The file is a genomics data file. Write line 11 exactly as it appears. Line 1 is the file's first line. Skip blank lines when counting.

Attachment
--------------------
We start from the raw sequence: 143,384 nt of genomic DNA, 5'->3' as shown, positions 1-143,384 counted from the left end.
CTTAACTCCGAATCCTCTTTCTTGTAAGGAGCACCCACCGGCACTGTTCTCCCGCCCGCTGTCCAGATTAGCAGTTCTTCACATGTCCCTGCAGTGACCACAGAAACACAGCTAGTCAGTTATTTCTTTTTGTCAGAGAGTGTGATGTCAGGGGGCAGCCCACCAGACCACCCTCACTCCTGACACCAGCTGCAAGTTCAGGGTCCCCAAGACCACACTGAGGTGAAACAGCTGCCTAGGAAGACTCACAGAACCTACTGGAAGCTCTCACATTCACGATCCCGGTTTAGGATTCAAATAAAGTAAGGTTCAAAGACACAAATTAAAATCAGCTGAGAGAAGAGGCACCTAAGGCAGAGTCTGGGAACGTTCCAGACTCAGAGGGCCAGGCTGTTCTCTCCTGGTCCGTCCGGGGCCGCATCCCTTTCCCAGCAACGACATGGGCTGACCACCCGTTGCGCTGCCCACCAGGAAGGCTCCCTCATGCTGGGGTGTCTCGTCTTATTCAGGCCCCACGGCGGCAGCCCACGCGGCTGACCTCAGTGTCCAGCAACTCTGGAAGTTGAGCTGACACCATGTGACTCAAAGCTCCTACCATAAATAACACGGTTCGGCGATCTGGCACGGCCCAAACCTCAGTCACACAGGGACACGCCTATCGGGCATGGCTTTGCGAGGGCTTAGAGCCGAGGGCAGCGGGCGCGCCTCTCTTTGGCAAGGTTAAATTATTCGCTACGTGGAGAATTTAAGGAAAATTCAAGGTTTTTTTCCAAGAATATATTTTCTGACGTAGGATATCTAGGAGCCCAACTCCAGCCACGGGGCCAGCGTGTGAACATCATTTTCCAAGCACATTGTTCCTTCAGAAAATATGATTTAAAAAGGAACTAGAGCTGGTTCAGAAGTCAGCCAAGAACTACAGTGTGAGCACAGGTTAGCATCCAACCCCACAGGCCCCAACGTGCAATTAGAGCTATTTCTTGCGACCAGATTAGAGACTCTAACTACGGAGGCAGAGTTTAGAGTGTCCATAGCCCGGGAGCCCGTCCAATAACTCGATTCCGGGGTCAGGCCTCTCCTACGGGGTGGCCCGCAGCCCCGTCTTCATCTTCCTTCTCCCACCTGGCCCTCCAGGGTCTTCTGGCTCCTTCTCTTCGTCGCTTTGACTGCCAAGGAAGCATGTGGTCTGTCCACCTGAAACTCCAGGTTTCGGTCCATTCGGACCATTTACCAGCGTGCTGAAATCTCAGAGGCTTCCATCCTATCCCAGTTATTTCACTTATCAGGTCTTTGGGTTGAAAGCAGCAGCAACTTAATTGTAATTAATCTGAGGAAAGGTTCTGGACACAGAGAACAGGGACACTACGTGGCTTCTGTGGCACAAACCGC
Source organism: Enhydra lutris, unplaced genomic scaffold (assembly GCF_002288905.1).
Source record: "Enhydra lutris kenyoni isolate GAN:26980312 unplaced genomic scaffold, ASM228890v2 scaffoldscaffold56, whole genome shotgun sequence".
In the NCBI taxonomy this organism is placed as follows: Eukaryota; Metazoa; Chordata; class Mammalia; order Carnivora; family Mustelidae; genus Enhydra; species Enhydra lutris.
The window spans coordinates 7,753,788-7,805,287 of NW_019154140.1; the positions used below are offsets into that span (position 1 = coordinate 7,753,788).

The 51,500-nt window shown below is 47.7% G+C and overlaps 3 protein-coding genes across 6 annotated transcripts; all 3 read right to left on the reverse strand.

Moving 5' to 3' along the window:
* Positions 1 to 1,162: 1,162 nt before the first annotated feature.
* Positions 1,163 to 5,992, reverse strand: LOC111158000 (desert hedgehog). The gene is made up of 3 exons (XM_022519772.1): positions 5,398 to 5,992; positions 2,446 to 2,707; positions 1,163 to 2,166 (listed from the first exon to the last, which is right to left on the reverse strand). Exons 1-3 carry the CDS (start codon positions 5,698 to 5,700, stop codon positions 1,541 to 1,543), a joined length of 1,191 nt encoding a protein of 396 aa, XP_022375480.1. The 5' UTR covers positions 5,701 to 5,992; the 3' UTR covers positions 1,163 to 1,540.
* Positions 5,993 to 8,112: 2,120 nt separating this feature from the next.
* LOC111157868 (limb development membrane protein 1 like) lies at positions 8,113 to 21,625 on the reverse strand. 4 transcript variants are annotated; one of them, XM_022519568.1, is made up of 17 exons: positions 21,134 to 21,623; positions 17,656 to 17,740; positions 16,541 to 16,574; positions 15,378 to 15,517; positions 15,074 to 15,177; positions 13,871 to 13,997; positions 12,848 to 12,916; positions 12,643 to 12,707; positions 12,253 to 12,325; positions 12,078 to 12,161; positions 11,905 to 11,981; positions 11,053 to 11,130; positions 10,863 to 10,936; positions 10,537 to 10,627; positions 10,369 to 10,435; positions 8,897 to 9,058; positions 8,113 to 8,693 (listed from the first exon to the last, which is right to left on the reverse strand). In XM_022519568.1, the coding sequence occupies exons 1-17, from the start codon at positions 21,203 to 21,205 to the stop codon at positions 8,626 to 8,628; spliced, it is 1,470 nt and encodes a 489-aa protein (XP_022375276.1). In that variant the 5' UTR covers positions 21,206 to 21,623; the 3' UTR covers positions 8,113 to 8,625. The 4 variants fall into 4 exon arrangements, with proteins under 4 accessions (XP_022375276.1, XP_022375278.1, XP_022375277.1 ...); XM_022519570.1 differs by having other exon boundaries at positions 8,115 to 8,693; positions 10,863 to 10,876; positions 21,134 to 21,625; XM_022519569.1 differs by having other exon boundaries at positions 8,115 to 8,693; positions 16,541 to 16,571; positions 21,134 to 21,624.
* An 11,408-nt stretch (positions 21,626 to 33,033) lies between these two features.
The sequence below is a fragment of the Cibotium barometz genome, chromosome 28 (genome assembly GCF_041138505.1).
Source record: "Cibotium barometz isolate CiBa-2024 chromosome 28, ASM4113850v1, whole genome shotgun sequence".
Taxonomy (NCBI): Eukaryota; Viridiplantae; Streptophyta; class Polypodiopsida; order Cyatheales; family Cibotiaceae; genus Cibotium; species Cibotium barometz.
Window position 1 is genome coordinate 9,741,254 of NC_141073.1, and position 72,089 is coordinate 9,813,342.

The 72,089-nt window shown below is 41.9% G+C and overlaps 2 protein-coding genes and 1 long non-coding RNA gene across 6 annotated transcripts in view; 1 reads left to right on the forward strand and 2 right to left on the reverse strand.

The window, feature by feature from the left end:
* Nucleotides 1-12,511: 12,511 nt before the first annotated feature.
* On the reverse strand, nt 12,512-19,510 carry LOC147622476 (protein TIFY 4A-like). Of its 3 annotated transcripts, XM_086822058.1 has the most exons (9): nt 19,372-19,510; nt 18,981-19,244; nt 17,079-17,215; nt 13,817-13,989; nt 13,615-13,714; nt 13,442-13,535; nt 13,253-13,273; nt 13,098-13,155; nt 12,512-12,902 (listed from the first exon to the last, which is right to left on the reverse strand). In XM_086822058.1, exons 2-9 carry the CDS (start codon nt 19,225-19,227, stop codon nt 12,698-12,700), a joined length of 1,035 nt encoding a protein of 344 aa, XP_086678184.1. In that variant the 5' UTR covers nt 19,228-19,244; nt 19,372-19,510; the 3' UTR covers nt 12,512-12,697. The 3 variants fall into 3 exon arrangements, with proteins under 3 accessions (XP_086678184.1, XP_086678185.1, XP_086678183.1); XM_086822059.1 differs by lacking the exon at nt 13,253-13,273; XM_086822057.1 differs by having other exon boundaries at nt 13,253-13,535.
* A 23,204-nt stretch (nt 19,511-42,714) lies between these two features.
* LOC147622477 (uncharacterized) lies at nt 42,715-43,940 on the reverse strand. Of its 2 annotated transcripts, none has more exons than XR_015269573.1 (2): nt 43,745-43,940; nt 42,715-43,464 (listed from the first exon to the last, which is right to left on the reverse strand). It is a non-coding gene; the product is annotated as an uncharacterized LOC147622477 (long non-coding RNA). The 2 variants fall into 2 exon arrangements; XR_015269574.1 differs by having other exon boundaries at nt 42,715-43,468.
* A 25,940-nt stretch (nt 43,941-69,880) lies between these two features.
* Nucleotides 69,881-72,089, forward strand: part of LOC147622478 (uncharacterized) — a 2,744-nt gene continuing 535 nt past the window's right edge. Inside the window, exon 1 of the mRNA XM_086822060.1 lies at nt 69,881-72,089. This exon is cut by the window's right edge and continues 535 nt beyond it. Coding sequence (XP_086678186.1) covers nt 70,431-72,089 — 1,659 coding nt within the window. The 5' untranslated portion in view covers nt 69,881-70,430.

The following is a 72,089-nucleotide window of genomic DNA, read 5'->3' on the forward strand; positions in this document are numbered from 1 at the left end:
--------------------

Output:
* Positions 5,993 to 8,112: 2,120 nt separating this feature from the next.